Are You Prepared For Union Organizing – By E-mail?
Kegler Brown Labor + Employee Relations Newsletter August 1, 2007
Many employers that do not have a unionized workforce don’t spend a lot of time thinking about possible union organization of their employees. But unions have markedly increased their organizational activities in recent years. Indeed, organized labor has introduced and pushed new federal legislation deviously called the “Employee Free Choice Act” that would greatly enhance union organizing and force employers to recognize and bargain with unions as the representative of their employees without a secret ballot election.
How do unions organize? Typically, they approach employees either by union organizers or by union sympathetic co-workers and give them information about the union, make outlandish promises about the benefits of being unionized and ask the employees to sign a petition or an authorization card evidencing their support for the union.
Over the years, the National Labor Relations Board (NLRB) has developed a set of rules that regulates this process: employers are allowed to prohibit the distribution of literature in work areas, they are allowed to deny access to their property to outside union organizers and they are also allowed to prohibit union solicitation among employees during working time. However, if an employer allows employees to engage in other non-work-related solicitations and communications (except perhaps for limited charitable purposes, such as the United Way), they cannot then prohibit union solicitations when they appear. In other words, the employer cannot discriminatorily limit its prohibition of solicitation to union activity.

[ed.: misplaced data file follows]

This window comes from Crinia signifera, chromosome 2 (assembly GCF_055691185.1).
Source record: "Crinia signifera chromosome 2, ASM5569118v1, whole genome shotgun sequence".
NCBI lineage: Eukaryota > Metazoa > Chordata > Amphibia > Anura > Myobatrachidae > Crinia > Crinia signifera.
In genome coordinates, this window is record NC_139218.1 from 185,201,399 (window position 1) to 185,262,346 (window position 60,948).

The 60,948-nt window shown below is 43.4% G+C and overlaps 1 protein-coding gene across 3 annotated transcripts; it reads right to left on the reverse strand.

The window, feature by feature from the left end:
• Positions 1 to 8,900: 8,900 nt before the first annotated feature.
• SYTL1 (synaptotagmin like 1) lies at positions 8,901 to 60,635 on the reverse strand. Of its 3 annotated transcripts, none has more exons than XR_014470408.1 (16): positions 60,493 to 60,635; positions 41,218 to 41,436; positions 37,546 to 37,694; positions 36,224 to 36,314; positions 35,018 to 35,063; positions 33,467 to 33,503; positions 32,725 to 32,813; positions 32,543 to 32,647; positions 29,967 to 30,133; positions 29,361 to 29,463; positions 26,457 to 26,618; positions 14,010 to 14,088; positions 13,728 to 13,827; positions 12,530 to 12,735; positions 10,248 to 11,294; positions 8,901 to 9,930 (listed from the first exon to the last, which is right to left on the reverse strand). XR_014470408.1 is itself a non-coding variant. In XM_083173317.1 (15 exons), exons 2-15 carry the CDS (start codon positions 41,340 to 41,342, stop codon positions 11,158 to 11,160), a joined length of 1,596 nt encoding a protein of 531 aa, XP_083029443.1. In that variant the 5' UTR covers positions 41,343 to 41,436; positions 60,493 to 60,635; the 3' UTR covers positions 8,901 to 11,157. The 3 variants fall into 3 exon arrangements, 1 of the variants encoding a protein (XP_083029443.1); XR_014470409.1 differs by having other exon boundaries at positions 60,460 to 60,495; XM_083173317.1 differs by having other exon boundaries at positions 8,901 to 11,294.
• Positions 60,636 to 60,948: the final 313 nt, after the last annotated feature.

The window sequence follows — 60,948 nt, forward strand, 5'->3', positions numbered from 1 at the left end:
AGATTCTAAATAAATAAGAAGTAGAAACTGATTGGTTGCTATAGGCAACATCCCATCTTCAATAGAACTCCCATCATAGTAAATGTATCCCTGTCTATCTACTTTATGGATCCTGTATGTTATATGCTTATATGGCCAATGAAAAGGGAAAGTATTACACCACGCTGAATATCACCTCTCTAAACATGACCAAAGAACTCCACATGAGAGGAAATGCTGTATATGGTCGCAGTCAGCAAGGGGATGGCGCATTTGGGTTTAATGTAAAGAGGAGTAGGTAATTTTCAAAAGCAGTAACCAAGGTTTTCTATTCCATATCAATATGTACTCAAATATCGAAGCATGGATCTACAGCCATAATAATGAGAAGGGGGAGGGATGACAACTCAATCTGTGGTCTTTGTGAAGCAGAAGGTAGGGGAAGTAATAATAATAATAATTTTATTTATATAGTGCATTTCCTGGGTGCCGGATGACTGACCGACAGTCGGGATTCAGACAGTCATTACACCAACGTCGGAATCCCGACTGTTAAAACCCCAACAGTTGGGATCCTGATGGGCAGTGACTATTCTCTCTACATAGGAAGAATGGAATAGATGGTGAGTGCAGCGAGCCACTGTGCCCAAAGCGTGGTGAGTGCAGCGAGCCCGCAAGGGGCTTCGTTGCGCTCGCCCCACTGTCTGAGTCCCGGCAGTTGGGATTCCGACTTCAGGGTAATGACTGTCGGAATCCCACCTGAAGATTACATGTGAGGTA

We have seen numerous new HR challenges that stem from the ubiquitous presence of electronic communications. Probably the most pervasive form of electronic communication is e-mail (although IMs, blogs and other forms are rapidly increasing). Most employers, either by design or default, allow employees to use the company e-mail system for personal purposes. Employees routinely send personal messages to one another, publicize their garage and bake sales, solicit for various fundraising activities, etc. In addition, most employers do not monitor their employees’ use of the e-mail system.
Now what happens when a union enlists one of these employees, provides them with lots of organizing material and the employee e-mails the information, using the company’s e-mail system, to all other employees? With one keystroke, the solicitation is sent to every targeted company employee. And it can be done every day or every hour.
The NLRB has been considering these technical issues and seems poised to issue a number of rulings that will give some definition to the landscape. However, a federal court in Richmond Times Dispatch v. NLRB, 2007 U.S. App. Lexis 6129 (4th Cir. 2007), recently ruled that an employer could not prohibit its employees from using the company’s e-mail system for union organizing, when it did not enforce its rule prohibiting use of the system for personal reasons (in this case, employees routinely sent e-mails about personal news, social events and charitable fund-raising).
How can you avoid this nasty situation? There is a way, but undoubtedly it will not be popular with your employees. The answer is to have a rule that limits electronic communications and e-mails for only business purposes. Then the rule has to be enforced, which requires some monitoring and disciplinary action when the rule is violated. Under those circumstances, the employer could then legitimately, and non-discriminatorily, prohibit union solicitations.